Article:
Liberalism killing the joy of reading comics

Is Liberalism Killing Comics?
So asks Albert Arthur, piqued by Darin Wagner's protest piece -

You pick up a superhero comic book featuring a childhood favorite of yours, hoping to reignite some of that magic you felt way back when and you see that the opening sequence in the comic deals with an oil rig disaster. You immediately and disappointingly know what’s going to be said, either by your childhood favorite or by some other character given credibility within the story. You turn the page, and sure enough, your childhood favorite grumbles about his/her country’s dependency on oil or how inherently dangerous oil drilling is to the environment and how it’s not worth it or simply mutters to him-or-herself briefly about the evils of corporate America. That’s when you put the comic back on the shelf and your local retailer loses a sale. (Sound familiar? Brightest Day #5 contained a similar scenario featuring Aquaman.)

Moi aussi, me loves comics too, and like Arthur and Darin, I'm a bit hesitant too to start one only to find a story smashed by leftist shibboleths.

Albert Arthur-

Does everyone remember how last spring Superman declared he was going to renounce his US citizenship? 

Superman renounces US citizenship

I think that when Superman "non-violently" protests the mullahs, then goes to the UN to renounce his US citizenship, it's pretty left wing from start to finish.

And, really, non-violent protest? It's not so courageous when you're bullet proof, by the way. And if Superman is "non-violently protesting" while the Basij is killing people in the streets? Kind of pathetic. Hello, super speed and aforementioned bullet proofness? And why is he going to the UN to make this announcement? Seeing the UN as anything other than a joke is obviously liberal.

Since liberals (leftists) misunderstand everything, their flawed worldview despoils the very elemental pleasure of snuggling up with a comic. Their view of conservatives-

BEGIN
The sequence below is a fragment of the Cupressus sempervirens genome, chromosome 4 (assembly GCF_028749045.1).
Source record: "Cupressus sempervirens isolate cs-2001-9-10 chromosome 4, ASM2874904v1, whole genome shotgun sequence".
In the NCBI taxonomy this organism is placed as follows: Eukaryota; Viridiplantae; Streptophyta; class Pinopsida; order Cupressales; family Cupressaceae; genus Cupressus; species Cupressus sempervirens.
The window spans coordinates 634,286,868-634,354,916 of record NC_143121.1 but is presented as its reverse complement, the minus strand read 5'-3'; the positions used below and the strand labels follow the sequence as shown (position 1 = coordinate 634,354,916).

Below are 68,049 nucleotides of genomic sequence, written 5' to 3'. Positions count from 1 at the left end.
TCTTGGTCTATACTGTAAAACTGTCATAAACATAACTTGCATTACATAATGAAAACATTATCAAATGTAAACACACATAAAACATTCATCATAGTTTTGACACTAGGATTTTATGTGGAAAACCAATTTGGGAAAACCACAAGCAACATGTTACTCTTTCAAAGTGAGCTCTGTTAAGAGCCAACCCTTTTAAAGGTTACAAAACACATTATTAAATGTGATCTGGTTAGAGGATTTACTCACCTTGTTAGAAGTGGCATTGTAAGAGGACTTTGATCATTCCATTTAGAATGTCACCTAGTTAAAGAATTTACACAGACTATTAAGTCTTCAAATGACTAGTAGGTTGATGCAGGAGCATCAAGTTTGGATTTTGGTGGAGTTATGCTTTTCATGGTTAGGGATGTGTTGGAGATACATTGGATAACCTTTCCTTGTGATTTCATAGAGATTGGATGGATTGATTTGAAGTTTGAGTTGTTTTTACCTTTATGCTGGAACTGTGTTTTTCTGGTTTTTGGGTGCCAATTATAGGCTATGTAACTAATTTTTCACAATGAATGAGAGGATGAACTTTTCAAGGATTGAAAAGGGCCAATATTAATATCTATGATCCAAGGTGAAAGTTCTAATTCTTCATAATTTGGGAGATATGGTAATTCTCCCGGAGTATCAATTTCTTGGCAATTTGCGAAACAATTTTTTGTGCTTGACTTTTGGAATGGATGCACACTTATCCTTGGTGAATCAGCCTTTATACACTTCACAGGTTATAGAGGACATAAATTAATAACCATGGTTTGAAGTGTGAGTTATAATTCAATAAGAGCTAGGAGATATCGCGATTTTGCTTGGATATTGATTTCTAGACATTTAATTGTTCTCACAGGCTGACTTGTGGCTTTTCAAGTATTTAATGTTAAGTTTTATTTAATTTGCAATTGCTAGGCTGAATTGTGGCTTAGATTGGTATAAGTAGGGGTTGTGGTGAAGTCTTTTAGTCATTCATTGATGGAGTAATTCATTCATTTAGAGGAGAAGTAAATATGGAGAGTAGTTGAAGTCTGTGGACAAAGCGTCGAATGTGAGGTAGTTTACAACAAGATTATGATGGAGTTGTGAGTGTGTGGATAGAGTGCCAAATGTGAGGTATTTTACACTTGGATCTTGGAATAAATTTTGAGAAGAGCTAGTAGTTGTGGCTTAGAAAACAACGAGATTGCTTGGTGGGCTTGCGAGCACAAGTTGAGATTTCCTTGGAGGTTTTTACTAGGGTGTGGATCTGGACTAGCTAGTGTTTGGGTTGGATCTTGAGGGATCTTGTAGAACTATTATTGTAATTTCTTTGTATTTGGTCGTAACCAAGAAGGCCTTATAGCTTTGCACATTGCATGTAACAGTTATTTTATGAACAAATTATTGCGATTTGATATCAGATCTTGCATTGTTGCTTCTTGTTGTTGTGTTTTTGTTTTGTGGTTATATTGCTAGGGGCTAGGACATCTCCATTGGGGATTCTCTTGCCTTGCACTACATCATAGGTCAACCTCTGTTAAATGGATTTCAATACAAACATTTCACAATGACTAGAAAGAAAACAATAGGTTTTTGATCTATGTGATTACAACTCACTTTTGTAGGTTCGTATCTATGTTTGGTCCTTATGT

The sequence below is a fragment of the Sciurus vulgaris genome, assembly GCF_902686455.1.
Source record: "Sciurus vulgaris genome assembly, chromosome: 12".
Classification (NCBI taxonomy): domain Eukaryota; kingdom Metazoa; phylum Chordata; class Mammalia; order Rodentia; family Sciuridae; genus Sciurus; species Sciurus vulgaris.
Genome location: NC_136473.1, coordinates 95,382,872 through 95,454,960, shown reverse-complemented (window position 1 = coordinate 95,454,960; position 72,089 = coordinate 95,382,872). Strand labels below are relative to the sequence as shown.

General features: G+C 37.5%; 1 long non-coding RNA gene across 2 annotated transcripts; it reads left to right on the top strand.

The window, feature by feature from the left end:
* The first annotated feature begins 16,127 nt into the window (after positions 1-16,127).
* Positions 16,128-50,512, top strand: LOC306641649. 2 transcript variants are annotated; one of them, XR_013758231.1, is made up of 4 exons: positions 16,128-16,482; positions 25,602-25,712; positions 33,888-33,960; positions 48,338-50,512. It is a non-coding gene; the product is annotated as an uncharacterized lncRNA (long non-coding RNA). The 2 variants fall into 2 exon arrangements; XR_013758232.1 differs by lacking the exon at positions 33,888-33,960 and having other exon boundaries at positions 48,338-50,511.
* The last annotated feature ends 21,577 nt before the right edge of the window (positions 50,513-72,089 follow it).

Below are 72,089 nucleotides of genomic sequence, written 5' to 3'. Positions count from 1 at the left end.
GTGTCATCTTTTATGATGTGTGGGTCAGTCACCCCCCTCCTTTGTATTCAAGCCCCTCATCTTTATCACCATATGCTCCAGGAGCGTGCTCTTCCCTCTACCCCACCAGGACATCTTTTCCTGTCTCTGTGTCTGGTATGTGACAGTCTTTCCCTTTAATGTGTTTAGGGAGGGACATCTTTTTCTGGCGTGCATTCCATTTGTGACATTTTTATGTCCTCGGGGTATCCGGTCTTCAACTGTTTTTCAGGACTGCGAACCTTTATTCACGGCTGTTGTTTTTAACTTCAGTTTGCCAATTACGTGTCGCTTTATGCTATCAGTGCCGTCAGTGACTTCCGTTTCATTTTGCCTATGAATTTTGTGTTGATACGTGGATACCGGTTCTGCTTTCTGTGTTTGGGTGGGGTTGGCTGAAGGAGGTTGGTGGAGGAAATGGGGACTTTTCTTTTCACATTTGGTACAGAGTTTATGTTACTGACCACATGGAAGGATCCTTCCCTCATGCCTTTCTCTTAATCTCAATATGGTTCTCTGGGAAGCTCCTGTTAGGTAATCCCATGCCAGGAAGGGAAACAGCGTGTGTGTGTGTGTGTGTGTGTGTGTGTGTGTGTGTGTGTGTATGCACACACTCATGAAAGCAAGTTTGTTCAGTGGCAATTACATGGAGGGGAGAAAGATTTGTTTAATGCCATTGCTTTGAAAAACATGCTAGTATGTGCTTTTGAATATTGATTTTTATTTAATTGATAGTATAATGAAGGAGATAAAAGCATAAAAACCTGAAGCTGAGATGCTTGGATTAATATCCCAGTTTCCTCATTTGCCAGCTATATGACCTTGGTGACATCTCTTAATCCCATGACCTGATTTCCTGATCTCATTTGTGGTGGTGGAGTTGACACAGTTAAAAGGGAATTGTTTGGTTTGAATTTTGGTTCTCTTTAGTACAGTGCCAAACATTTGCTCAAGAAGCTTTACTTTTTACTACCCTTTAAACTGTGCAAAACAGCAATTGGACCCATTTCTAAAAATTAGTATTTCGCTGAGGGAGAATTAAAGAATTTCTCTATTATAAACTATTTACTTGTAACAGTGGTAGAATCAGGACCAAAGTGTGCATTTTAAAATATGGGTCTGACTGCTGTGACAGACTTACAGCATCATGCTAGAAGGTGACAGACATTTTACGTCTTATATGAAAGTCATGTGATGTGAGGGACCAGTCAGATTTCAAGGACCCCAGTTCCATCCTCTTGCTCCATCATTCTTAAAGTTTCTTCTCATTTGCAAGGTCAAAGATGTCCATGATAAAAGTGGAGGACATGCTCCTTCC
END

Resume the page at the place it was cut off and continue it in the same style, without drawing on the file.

You pick up another comic book featuring a superhero team you used to really enjoy and there’s a member on the team who shares a lot of the same socio-political views you do, but he doesn’t articulate them very well (by design, you can tell) and gets everything wrong (again, by design) and you realize that he’s the “team jackass” precisely because he is supposed to represent you. (Another Brightest Day example of this; issue #7 where Steve Ditko creation Hawk says he wrecked a restaurant’s juke box because it was playing a Dixie Chicks song. Hawk was created to represent conservatism during the Vietnam War era, but today he’s apparently a reckless caveman who doesn’t understand the very conservative idea of private property rights.) So you put that comic book back on the shelf and if you haven’t walked out by now, you’re sure to get at least three more experiences like these before finding a superhero comic that is, at best, not very political.

and of capitalism-
It even extends outside of comics into animation. In the Justice League animated series episode “Paradise Lost,” Superman and Wonder Woman are investigating a shopping mall. Wonder Woman looks at the interior of the mall and likens it to a temple. Superman replies “Yes, for those who worship their credit cards.” Now, what are we supposed to make of this? Superman clearly doesn’t think very highly of shopping malls, at the very least. (This is odd considering that the character once symbolized something called “the American Way” of life, which was defined by, among other things, capitalism.)
Both examples by Darin Wagner.

This is what leftists do. Like locusts they eat up everything good and leave a land- and a culture- devastated.

Do read it all, Arthur and Wagner.


Anonymous said…
The irony is that this whiny complaints are contaminated by leftist jargon themselves -- "capitalism" is Karl Marx' pejorative term for free markets.